The Credit Strategist - October 2023
The monetary policy measures required to quell inflation are necessarily deflationary in nature. In order to lower prices, policymakers must destroy demand. Doing so in a global economy built on a foundation of debt rather than equity is treacherous because that debt must be serviced to prevent the system from collapsing. Virtually all that debt was created in a period of ZIRP/QE, meaning it carries extremely low costs that are now resetting much higher. Because asset values were established based on the low cost of the debt used to purchase and finance those assets, asset values must now be reset lower as financing costs rise significantly (not just by the 500-basis point rise in the benchmark rate but by much more in many cases because of credit quality deterioration). This situation creates a vicious downward cycle that is just starting to bite because higher interest rates work on a delayed basis as debt contracts don’t reset immediately. But as consumers, businesses and governments are learning to their dismay as we move deeper into the first full year of interest rates bearing a five-handle, the pain is real and inescapable. The fight against inflation is inherently deflationary and destructive; if it succeeds, it will slow demand which in turn will lower asset values, and if it fails then higher prices will do the work of destroying the value of financial assets.
Commercial real estate markets were the first to feel the pain of higher rates with properties in cities like San Francisco, Baltimore and Atlanta suffering price declines of as much as 75% from their previous sales. Now higher rates are starting to hit corporate credit markets as leveraged loan yields rise sharply. Private equity firms took advantage of pandemic-induced rock bottom rates to load their portfolio companies with low-cost debt. But now Fitch Ratings tells us that $270 billion of leveraged loans (in this $1.7 trillion market) carry weak credit profiles and are at risk of default. The Wall Street Journal reported that Petco borrowed $1.7 billion two years ago at 3.5% in the leveraged loan market; today those floating rate loans cost ~9%. Hanesbrands has $1.9 billion of bank borrowings at rates between 7.2% and 8.9% and is desperately trying to cut its debt while finding interest costs eating up most of its cash flow (in the most recent quarter, $75 million of interest expenses consumed almost all of its $78 million of free cash flow, which means the company had no free cash flow). S&P downgraded Hanesbrands to B+ from BB- last month while Moody’s Investors Service reduced Petco’s rating to B2 from B1. These higher interest costs and ratings downgrades are the tip of the iceberg in a world where interest rates are going to stay higher for longer.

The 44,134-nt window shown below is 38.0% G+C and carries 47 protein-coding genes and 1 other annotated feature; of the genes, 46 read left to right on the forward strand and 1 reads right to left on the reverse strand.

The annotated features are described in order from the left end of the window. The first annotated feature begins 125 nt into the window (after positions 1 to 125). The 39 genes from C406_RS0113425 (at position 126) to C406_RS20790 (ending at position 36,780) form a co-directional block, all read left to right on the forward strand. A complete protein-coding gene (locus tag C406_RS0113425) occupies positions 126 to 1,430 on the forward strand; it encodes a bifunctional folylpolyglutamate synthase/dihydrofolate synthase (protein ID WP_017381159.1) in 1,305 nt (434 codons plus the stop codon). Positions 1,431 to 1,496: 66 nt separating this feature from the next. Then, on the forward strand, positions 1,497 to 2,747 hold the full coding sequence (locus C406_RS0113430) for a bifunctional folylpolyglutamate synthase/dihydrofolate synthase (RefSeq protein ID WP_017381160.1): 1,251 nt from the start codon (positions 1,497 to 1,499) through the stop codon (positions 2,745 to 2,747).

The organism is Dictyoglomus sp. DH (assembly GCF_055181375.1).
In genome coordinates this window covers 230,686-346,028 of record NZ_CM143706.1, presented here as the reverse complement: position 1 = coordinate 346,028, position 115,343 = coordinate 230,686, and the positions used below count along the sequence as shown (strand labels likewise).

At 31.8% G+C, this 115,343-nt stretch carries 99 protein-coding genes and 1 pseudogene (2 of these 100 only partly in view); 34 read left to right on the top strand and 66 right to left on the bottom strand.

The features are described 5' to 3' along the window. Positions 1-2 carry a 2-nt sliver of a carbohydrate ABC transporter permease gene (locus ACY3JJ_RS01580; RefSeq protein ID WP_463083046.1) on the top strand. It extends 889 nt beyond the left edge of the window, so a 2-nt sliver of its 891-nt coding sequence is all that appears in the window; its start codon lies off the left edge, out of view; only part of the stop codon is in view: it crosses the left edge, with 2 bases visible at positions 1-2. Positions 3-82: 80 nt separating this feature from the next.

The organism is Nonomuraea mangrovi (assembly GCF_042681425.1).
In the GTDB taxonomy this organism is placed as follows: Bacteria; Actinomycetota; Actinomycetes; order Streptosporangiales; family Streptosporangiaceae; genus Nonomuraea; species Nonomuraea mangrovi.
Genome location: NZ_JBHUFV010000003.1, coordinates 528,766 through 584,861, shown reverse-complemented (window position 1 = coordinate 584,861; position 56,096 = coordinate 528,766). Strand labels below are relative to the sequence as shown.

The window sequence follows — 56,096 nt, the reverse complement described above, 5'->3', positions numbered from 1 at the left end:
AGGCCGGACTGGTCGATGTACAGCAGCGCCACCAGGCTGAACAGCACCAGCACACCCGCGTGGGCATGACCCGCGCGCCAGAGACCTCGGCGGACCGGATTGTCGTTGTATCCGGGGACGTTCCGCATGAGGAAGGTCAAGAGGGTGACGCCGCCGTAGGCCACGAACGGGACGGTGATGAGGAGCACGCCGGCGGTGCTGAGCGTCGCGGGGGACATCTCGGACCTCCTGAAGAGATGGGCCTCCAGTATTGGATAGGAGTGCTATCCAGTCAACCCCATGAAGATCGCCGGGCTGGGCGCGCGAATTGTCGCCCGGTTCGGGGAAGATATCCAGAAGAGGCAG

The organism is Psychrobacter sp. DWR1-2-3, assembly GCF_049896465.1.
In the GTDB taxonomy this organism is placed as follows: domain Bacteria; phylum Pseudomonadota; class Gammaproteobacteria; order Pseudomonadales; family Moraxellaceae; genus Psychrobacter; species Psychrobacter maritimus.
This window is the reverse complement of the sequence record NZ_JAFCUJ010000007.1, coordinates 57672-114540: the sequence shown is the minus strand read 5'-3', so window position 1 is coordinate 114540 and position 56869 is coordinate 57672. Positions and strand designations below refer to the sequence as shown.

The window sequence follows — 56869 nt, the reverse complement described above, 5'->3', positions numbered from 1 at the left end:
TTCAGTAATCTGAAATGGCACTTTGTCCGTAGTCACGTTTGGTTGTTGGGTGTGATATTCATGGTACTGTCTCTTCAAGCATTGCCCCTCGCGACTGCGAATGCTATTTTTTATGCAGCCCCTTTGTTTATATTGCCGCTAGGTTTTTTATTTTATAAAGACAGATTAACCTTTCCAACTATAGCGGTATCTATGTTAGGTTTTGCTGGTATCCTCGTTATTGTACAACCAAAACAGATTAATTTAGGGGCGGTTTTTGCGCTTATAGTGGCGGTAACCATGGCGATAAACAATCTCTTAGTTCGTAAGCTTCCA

Policymakers can slow down the inevitable collapse in economic activity and asset values but that is all they can do at this point with the federal deficit heading rapidly to $50 trillion, global debt well above $300 trillion, and the global economy’s productive capacity to service and repay that debt falling further behind every day. Much of that debt was unfortunately incurred for purposes that failed to enhance the productive capacity of the economy. Instead, it was used to stimulate consumption, housing and other economic activities that are unproductive and was priced at artificially low rates (i.e., rates suppressed by governments rather than set by market risk). Unless governments can keep mispricing money ad infinitum – which they can’t – there is no way to avoid the coming debt deflationary collapse. So eventually interest rates will move lower, but that will only be a result of economic distress, not successful central banking.
There are only three ways for governments to deal with their unpayable debts – default, inflation or currency devaluation (the latter are two sides of the same coin and can also be considered forms of default because they allow for the repayment of debts with devalued money). This means that one way to protect yourself is to own gold (I recommend 10-15% in a portfolio) which should rise as the value of fiat currencies deteriorate. But dealing with debt will take a long time and trigger serious social and economic disruptions as debt crowds out social, entitlement and military spending. There may still be a solution to this problem but not until a new generation of leaders is elected and those who so badly mismanaged the American economy over the last several decades are out of office.
The National Commission on Fiscal Policy and Reform (also known as the Simpson-Bowles Commission) that President Obama created in 2010 but never acted upon proposed a reasonable basis for moving forward but the situation is more dire today. I suggest we immediately appoint a bipartisan commission of non-politicians and non-academics to address our debt crisis. If we approach the problem in an objective way, we can formulate a series of practical steps to change the arc of insolvency on which America is set. Those in denial about the problem, or those who glibly say we can just keep printing our own currency, fail to acknowledge the growing risk that investors will lose confidence in the U.S. dollar at which point the cost of financing the deficit will rise to the point that it will trigger a crisis. Last month I titled this newsletter “This Is Later.” I should have titled it “It May Be Too Late.” We don’t have much time to get our act together. Based on the circus in Washington, it is probably already too late. Investors should act to protect themselves now because “later” is already too late if you own illiquid or overvalued assets. People need to act now when they can, not wait until they have to act when they won’t be able to do so.
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